Norwegian Air won’t return to its London Gatwick base after the Covid-19 pandemic subsides, it said today, as it permanently canned all long-haul flights and slashed thousands of jobs.
The low-cost carrier said that it would focus on its short-haul European network for 2021, cutting its fleet from 140 planes to 50.
The budget carrier, which was one of the first no-frills airlines to fly long-haul, has not flown from its London Gatwick base since the first UK lockdown.
According to pilots’ union Balpa, all 300 UK-based pilots will lose their jobs as a result of the decision to close the network.
Close to 2,000 staff will be cut overall, the carrier said, with just over 1,000 roles at Gatwick going
It will also look to reduce its debt pile to 20 billion krone (£1.7bn), and raise four to five billion krone in new capital.
Norwegian added that it had restarted talks with its government about state involvement in the plan.
Bases in the US, Italy, and France will also not return.
In November the airline was forced to file for bankruptcy protection after the government declined to give it more support.
The plan is subject to approval in Irish court, where the carrier has sought protection from bankruptcy proceedings.
Chief executive Jacob Schram said: “Our short haul network has always been the backbone of Norwegian and will form the basis of a future resilient business model.”
If successful, the airline will increase its fleet size to 70 planes in 2022.
Back to basics
The decision to cut long-haul flights marks a radical change in direction for the carrier, which revolutionised the airline market by introducing long-distance flights at short-haul equivalent prices.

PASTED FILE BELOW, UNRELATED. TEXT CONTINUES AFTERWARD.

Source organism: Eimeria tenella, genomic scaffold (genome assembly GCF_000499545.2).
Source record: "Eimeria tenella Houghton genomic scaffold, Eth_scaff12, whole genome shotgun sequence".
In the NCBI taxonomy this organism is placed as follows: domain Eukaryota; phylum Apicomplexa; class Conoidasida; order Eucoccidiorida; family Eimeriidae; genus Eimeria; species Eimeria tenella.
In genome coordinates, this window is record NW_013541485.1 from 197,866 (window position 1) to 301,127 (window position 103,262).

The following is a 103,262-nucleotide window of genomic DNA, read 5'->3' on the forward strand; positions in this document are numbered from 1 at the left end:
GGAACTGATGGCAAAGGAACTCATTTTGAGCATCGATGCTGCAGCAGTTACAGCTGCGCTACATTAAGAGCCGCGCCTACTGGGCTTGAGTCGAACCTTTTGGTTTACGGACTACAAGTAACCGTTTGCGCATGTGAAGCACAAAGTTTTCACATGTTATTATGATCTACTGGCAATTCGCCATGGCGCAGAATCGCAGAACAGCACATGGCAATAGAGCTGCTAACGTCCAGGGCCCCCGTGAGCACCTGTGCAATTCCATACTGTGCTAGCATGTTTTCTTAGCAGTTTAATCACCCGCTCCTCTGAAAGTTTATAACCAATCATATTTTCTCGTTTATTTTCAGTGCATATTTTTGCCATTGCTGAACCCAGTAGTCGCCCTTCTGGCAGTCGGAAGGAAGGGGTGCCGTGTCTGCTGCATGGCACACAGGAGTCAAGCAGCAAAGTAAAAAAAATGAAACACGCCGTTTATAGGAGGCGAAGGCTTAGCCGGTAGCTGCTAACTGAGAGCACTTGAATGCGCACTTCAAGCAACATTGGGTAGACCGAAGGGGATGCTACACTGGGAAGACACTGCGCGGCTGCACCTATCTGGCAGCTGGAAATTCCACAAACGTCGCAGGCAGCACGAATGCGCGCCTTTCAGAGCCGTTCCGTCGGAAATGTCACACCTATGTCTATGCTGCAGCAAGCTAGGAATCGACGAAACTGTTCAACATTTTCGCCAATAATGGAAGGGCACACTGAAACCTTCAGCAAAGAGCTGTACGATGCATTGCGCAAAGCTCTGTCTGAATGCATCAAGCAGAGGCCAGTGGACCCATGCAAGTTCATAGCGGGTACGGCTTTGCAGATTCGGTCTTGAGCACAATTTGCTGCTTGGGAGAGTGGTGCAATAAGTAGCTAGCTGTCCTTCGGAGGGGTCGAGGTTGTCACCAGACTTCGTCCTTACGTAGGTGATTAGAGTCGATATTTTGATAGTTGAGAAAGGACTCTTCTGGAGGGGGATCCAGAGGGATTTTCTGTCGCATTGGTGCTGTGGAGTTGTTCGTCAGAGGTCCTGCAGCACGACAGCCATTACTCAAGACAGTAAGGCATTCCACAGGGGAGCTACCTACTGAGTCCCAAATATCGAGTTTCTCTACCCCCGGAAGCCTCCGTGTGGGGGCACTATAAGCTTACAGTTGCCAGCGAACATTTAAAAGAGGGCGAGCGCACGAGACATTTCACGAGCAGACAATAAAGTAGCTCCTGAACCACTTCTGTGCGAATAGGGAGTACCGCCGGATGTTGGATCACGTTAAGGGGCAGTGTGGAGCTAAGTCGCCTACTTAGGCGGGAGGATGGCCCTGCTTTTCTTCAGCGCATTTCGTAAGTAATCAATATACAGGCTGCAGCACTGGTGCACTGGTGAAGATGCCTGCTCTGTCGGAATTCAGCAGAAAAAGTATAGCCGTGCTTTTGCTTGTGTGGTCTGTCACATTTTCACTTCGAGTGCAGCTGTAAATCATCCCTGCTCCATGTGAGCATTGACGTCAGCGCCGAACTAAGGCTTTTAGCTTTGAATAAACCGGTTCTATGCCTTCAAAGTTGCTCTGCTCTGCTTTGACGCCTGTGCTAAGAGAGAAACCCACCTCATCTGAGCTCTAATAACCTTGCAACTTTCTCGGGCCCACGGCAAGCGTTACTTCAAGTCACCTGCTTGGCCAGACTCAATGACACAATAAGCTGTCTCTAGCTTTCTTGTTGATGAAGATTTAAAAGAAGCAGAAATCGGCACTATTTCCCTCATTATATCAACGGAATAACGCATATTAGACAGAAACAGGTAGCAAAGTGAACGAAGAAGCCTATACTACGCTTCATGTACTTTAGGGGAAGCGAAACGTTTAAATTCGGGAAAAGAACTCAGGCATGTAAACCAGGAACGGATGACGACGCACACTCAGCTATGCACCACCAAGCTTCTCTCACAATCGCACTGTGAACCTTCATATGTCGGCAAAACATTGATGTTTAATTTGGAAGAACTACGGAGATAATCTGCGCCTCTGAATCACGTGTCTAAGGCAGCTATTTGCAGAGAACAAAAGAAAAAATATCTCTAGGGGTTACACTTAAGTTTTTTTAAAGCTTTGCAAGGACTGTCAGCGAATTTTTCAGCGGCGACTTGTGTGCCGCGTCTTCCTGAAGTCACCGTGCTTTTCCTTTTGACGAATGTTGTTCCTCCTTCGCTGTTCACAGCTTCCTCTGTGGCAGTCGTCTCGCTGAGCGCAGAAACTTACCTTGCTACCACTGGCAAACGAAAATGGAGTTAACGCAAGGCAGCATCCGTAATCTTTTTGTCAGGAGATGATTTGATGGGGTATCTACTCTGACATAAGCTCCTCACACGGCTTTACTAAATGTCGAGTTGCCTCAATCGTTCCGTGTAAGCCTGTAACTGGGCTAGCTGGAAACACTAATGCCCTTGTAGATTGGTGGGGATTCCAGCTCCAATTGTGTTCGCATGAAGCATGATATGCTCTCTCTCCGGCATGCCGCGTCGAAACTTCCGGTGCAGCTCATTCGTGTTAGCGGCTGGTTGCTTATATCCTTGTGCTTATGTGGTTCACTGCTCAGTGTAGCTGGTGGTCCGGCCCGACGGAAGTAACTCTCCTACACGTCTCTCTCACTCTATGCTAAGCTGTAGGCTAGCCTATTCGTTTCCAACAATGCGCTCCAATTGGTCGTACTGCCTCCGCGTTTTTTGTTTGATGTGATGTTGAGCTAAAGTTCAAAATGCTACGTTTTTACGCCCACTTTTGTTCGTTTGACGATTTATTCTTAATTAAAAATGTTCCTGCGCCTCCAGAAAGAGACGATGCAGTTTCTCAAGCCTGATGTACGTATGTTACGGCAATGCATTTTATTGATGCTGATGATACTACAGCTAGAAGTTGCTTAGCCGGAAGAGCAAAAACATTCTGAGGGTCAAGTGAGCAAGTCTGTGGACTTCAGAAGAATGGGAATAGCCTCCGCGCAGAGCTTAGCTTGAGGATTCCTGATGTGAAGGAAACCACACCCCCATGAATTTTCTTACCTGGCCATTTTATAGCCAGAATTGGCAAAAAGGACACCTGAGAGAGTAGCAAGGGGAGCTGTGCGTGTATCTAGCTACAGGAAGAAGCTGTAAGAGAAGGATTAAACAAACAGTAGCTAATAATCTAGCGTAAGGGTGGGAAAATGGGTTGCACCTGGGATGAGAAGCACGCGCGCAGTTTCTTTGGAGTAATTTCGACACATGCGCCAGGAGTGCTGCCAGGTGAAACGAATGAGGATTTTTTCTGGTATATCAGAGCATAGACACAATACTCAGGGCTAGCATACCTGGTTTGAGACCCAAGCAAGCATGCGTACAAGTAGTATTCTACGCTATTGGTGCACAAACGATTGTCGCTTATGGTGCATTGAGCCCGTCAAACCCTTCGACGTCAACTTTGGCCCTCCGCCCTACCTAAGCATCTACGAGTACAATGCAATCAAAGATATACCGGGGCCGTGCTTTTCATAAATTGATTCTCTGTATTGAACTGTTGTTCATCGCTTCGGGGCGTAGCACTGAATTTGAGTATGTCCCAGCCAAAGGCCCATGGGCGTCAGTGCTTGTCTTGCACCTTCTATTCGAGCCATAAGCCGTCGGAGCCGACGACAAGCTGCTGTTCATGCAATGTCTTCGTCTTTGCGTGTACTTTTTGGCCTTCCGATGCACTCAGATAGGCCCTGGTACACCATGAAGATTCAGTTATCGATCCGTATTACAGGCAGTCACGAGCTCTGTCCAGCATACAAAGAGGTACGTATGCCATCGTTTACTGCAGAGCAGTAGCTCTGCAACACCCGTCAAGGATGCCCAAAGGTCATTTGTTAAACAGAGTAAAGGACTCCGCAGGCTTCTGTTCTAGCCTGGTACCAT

However, doing so came at a price, with Norwegian’s debt pile growing ever larger as its global network increased.
Now, with most long-haul flights still grounded due to the ongoing pandemic, the airline has been forced to change direction.
“Under these circumstances a long haul operation is not viable for Norwegian and these operations will not continue”, it said in a statement.
Balpa general secretary Brian Strutton said: “This news will be personally devastating for all Gatwick-based crew.
“The airline has struggled in the face of the ongoing Covid crisis, despite the combined efforts of all the company’s recognised trade unions, who have worked tirelessly to remain flexible and accommodating.
“The airline has failed for several reasons but there can be no blame apportioned to the pilot, crew or other staff groups.